Breast Cancer Awareness Walk held on the GRT
In honor of Breast Cancer Awareness Month Pocahontas Memorial Hospital and Pocahontas County Parks and Rec held their second Breast Cancer Awareness Walk last week on the Greenbrier River Trail. The two-mile walk featured educational signs with breast cancer facts and prevention tips. Walkers who participated received free T-shirts.
Brooke Burns, Program Coordinator at Parks and Rec, and Susan Wilkins, Public Relations Coordinator at PMH, organized the walk to spread education and awareness in a COVID-19 conscious (and cautious) way.
“With so many of our joint programs being cancelled last year, Brooke and I were trying to think outside the box to recognize this important month,” Wilkins said.
Last year’s event was such a success the pair decided to make the walk bigger and better this year. New signage was obtained and added to the line up to keep the walk fresh for repeat participants; and free T-shirts were promised to the first fifty participants.
Forty-seven people came out to walk, including two young boys who walked for their mothers who could not attend. A free will donation was collected with the proceeds being given to Pocahontas County High School for its donation to Bonnie’s Bus. Making this year’s walk even more special, community member Melodie Wallace made gift bags for breast cancer survivors who participated.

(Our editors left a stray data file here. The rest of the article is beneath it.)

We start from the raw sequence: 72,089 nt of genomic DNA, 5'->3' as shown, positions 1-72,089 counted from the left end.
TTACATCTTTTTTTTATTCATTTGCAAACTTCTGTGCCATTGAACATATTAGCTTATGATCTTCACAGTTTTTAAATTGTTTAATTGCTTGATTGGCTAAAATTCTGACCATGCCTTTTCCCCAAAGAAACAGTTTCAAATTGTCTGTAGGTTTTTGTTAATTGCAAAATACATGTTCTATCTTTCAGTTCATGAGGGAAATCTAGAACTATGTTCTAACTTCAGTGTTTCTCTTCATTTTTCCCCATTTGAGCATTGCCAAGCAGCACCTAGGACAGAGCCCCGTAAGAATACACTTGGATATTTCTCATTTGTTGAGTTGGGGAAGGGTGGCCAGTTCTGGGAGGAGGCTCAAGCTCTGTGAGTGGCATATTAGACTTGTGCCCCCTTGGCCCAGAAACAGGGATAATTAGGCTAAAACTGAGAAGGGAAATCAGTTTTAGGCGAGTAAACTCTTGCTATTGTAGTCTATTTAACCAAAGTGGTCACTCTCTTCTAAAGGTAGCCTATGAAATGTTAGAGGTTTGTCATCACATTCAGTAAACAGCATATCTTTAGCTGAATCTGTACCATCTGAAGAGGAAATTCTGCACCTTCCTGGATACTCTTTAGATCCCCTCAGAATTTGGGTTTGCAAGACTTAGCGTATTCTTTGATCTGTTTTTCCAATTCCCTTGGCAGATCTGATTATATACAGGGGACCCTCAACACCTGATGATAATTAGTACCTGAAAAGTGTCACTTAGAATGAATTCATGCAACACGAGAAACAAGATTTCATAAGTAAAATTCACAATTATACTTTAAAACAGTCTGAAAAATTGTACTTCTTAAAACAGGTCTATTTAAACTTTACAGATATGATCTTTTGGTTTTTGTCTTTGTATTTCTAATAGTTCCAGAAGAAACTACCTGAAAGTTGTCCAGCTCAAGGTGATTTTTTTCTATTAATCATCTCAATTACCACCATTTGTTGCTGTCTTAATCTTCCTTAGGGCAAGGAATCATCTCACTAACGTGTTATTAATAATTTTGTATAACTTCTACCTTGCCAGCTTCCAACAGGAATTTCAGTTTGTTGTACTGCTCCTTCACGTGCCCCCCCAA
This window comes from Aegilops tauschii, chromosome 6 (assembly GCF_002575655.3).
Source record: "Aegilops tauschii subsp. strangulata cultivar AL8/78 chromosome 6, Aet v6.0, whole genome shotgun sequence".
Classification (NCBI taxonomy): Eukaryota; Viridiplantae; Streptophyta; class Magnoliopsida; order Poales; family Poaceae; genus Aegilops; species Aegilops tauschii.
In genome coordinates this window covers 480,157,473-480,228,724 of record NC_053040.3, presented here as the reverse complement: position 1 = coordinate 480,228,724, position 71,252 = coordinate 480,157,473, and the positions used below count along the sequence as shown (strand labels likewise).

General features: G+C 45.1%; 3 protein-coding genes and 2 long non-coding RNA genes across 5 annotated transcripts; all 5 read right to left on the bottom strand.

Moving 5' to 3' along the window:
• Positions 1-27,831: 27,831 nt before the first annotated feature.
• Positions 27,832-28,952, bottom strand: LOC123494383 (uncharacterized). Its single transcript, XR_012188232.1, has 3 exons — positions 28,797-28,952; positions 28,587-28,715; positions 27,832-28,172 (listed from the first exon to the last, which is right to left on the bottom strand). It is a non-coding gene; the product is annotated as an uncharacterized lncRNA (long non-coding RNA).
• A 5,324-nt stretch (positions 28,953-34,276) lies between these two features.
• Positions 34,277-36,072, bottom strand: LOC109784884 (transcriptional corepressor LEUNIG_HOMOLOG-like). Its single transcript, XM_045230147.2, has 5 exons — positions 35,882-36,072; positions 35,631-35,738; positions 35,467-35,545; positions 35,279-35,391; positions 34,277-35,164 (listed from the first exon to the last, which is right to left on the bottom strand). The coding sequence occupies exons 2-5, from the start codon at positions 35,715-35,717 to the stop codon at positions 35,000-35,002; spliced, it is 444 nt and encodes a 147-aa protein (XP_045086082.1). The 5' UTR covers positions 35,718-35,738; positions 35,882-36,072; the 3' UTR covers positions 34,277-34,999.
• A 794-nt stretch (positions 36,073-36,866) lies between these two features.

Overall rates of breast cancer occurrences in the United States are decreasing, but it is still the second leading cause of death among women, according to the American Cancer Society. One in every eight women has the chance of developing breast cancer sometime in her life. Over three-fourths of the breast cancers diagnosed each year occur in women who are 50 or older; that’s why it is extremely important to get a mammogram every year after the age of 40. For women ages 20 to 39, mammograms are recommended every three years.
Regular mammograms are even more important for women who smoke. The National Cancer Institute recently reported that there is a direct correlation between smoking cigarettes and increased risks for developing breast cancer. In addition to causing lung cancer, tobacco use also increases one’s chances of developing cancers of the mouth, lips, nose and sinuses, voice box, throat, esophagus, stomach, pancreas, kidney, bladder, uterus, cervix, colon/rectum and ovary, as well as acute myeloid leukemia. It also raises the risk of many other health problems, including heart and lung diseases.
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